In Chapter 4 of 15 in her 2014 Capture Your Flag interview, entrepreneur Hattie Elliot answers "How Have You Learned to Give Better Advice When People Ask You for Help?" As someone who connects people for a living, Elliot learns the most important part of giving advice is to underpromise and overdeliver. This helps to ensure she is able to meet expectations when making promises. She also learns to refine her willingness to help others to focus on a smaller group of close friends and family.

  • Ramsey Pryor: How to Give Better Advice When People Ask You For Help

    In Chapter 11 of 16 in his 2014 Capture Your Flag interview, product management executive Ramsey Pryor answers "How Have You Learned to Give Better Advice When People Ask You for Help?" With time, Pryor learns to give less prescriptive advice. He learns from his children to give advice is more to be a sounding board and help others make a decision rather than to make a decision for others. Pryor is a product management executive at IBM focused on cloud-based collaboration.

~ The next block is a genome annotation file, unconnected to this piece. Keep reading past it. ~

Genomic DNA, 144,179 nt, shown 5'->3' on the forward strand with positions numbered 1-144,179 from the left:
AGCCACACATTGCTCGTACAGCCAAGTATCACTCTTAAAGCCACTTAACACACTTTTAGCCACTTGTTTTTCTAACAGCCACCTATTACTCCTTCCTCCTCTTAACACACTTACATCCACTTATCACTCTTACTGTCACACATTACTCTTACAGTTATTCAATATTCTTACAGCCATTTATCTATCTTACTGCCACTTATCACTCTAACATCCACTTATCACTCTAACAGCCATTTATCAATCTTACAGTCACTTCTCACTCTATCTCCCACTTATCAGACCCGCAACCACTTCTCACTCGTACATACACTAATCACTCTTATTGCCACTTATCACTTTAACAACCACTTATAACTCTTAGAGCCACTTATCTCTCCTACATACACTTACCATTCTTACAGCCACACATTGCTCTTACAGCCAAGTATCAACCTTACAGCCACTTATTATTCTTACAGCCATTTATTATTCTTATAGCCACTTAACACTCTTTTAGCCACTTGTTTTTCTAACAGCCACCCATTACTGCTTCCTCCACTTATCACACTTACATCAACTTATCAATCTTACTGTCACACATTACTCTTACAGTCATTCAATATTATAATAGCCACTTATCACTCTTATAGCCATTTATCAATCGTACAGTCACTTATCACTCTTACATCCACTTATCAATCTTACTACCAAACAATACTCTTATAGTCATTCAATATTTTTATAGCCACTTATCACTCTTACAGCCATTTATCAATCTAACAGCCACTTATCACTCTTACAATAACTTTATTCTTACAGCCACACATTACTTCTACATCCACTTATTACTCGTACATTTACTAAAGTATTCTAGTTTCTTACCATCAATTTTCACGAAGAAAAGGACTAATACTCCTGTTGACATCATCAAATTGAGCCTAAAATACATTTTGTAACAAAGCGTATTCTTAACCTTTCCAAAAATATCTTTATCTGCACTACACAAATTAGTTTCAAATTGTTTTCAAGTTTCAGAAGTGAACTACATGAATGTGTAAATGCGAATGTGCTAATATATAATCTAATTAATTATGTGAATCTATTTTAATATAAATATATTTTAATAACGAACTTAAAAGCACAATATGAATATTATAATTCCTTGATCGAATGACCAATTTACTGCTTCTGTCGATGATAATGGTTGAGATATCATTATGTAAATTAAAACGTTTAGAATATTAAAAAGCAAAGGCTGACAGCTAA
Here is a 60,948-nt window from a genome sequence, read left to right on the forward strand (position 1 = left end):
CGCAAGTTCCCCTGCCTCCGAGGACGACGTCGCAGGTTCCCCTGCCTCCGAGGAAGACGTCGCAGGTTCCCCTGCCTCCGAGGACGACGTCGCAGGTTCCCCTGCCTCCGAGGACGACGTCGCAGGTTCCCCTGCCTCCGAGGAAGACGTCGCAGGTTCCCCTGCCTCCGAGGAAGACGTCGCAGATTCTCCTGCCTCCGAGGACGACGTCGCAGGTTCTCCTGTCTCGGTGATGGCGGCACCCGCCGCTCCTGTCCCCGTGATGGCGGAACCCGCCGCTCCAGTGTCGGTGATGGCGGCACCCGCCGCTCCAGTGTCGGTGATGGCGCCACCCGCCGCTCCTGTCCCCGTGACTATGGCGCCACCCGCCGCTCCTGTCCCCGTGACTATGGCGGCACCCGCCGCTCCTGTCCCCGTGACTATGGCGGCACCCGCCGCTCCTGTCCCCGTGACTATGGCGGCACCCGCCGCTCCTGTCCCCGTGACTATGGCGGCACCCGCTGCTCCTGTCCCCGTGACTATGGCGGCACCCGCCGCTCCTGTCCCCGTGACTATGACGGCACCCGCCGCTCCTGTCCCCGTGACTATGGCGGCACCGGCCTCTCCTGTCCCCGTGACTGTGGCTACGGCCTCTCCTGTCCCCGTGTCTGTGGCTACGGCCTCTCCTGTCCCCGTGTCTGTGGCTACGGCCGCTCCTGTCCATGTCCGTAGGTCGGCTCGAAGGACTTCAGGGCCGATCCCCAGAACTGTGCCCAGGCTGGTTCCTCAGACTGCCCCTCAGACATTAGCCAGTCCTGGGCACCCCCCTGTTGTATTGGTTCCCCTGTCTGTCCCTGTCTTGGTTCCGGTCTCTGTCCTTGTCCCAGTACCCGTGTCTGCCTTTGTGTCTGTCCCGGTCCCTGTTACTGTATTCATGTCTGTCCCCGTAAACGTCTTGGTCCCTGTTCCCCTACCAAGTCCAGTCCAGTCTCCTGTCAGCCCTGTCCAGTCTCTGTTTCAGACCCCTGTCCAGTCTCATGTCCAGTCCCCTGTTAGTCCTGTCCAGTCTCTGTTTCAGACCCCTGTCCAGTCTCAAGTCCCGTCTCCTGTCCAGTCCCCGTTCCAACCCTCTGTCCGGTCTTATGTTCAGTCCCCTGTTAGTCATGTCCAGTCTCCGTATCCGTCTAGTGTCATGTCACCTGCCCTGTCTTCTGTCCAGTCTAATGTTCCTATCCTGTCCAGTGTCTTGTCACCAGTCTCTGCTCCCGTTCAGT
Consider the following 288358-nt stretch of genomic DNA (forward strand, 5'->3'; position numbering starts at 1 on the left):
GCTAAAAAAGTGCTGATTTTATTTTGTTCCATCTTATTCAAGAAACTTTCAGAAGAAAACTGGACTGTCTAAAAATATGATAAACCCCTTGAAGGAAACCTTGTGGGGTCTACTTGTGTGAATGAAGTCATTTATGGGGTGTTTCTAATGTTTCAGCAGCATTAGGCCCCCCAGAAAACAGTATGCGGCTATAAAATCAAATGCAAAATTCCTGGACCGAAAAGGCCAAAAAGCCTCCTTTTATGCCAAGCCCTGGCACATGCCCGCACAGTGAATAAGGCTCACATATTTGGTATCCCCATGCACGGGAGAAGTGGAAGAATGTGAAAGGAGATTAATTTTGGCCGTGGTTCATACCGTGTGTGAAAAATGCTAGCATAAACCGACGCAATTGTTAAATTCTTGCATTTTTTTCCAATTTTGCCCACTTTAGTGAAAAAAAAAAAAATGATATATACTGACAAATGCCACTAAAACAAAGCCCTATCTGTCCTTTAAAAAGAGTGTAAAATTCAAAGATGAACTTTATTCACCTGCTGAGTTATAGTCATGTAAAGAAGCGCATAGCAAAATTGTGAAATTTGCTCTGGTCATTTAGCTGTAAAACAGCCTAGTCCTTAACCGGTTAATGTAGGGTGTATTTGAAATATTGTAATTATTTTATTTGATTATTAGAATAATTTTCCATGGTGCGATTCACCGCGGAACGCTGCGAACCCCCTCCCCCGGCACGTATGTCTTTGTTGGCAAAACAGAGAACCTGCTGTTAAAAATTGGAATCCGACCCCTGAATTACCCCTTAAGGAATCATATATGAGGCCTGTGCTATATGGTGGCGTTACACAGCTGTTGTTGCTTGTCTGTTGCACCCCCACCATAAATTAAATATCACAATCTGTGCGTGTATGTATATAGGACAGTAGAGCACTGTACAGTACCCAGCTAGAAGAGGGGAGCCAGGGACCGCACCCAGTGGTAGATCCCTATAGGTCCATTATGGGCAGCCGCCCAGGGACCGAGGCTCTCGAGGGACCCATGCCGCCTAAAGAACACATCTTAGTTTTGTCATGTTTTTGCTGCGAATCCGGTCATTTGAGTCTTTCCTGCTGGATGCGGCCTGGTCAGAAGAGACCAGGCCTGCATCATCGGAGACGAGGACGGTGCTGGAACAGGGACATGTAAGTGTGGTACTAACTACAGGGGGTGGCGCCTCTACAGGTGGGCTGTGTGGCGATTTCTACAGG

• 6 Celebrated Women Offer Advice to Their 20-Year Old Selves

    What advice would you give your 20-year-old self? asked Real Simple.

  • Getting Advice for Making Big Decisions in Your 30s

    In Chapter 23 of 23 in his 2014 Capture Your Flag interview, business strategist Bryan Law answers "At This Point in Your Life, Where Are You Seeking Advice and Coaching?" Now in his thirties, Law shares how he gets advice from a network of people to make more informed decisions. From teacher mentors from Georgetown to an inspiring Angolan friend to his parents to his spouse, Law finds willing people to support him as he faces key life decisions.

  • Rachel Lehmann-Haupt on Seeking Advice From Working Mom Friends

    In Chapter 17 of 17 in her 2014 Capture Your Flag interview, author and small business owner Rachel Lehmann-Haupt answers "At This Moment in Your Life, Where Are You Seeking Advice and Coaching?" Lehmann-Haupt shares how she gathers working mom friends she respects to help her shape next steps in her life as a working mom. She finds her friends understand her needs as someone trying to be a good mom and strike the right work-life balance in an aspiring career. Rachel Lehmann-Haupt is a writer.

  • Louise Langheier on Two Ways to Give Better Career Advice

    In Chapter 7 of 21 in her 2014 Capture Your Flag interview, social entrepreneur Louise Langheier answers "How Have You Learned to Give Better Advice When People Ask You For Help?" Langheier shares two ways she has learned to give better advice. The first is honing in on the specific question the person seeking advice is really trying to answer. The second is appreciating the learning experience that comes with being asked to give advice.